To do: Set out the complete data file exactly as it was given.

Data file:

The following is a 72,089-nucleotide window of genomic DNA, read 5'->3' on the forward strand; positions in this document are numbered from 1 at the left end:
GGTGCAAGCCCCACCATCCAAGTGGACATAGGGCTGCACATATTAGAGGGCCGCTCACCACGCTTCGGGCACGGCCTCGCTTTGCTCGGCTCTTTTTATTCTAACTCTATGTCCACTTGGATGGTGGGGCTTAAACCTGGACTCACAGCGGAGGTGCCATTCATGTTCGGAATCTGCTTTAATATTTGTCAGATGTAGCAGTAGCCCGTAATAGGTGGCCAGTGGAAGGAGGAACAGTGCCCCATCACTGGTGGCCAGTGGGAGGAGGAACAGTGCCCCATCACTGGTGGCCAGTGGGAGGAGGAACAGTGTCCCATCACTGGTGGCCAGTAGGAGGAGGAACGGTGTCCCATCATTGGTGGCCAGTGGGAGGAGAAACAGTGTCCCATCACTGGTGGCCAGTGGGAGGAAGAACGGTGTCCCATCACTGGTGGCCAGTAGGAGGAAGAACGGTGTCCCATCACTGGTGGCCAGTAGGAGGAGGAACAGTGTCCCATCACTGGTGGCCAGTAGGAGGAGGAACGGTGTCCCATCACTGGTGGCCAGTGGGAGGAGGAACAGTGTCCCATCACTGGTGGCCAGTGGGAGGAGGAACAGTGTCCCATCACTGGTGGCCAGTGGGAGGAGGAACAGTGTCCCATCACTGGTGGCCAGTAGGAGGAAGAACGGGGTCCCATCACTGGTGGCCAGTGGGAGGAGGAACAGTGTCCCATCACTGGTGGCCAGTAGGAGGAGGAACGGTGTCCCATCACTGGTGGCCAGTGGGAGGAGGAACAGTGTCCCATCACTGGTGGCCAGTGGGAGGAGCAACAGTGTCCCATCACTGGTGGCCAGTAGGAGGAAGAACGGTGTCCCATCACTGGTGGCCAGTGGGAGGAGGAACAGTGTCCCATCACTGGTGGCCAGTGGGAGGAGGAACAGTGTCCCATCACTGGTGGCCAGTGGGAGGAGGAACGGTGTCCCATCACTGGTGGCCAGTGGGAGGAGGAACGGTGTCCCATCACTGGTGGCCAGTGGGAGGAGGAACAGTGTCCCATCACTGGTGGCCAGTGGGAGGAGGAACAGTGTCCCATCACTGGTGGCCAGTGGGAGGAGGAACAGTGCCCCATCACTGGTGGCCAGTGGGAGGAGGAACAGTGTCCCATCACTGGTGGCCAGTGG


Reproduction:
The following is a 72,089-nucleotide window of genomic DNA, read 5'->3' on the forward strand; positions in this document are numbered from 1 at the left end:
GGTGCAAGCCCCACCATCCAAGTGGACATAGGGCTGCACATATTAGAGGGCCGCTCACCACGCTTCGGGCACGGCCTCGCTTTGCTCGGCTCTTTTTATTCTAACTCTATGTCCACTTGGATGGTGGGGCTTAAACCTGGACTCACAGCGGAGGTGCCATTCATGTTCGGAATCTGCTTTAATATTTGTCAGATGTAGCAGTAGCCCGTAATAGGTGGCCAGTGGAAGGAGGAACAGTGCCCCATCACTGGTGGCCAGTGGGAGGAGGAACAGTGCCCCATCACTGGTGGCCAGTGGGAGGAGGAACAGTGTCCCATCACTGGTGGCCAGTAGGAGGAGGAACGGTGTCCCATCATTGGTGGCCAGTGGGAGGAGAAACAGTGTCCCATCACTGGTGGCCAGTGGGAGGAAGAACGGTGTCCCATCACTGGTGGCCAGTAGGAGGAAGAACGGTGTCCCATCACTGGTGGCCAGTAGGAGGAGGAACAGTGTCCCATCACTGGTGGCCAGTAGGAGGAGGAACGGTGTCCCATCACTGGTGGCCAGTGGGAGGAGGAACAGTGTCCCATCACTGGTGGCCAGTGGGAGGAGGAACAGTGTCCCATCACTGGTGGCCAGTGGGAGGAGGAACAGTGTCCCATCACTGGTGGCCAGTAGGAGGAAGAACGGGGTCCCATCACTGGTGGCCAGTGGGAGGAGGAACAGTGTCCCATCACTGGTGGCCAGTAGGAGGAGGAACGGTGTCCCATCACTGGTGGCCAGTGGGAGGAGGAACAGTGTCCCATCACTGGTGGCCAGTGGGAGGAGCAACAGTGTCCCATCACTGGTGGCCAGTAGGAGGAAGAACGGTGTCCCATCACTGGTGGCCAGTGGGAGGAGGAACAGTGTCCCATCACTGGTGGCCAGTGGGAGGAGGAACAGTGTCCCATCACTGGTGGCCAGTGGGAGGAGGAACGGTGTCCCATCACTGGTGGCCAGTGGGAGGAGGAACGGTGTCCCATCACTGGTGGCCAGTGGGAGGAGGAACAGTGTCCCATCACTGGTGGCCAGTGGGAGGAGGAACAGTGTCCCATCACTGGTGGCCAGTGGGAGGAGGAACAGTGCCCCATCACTGGTGGCCAGTGGGAGGAGGAACAGTGTCCCATCACTGGTGGCCAGTGG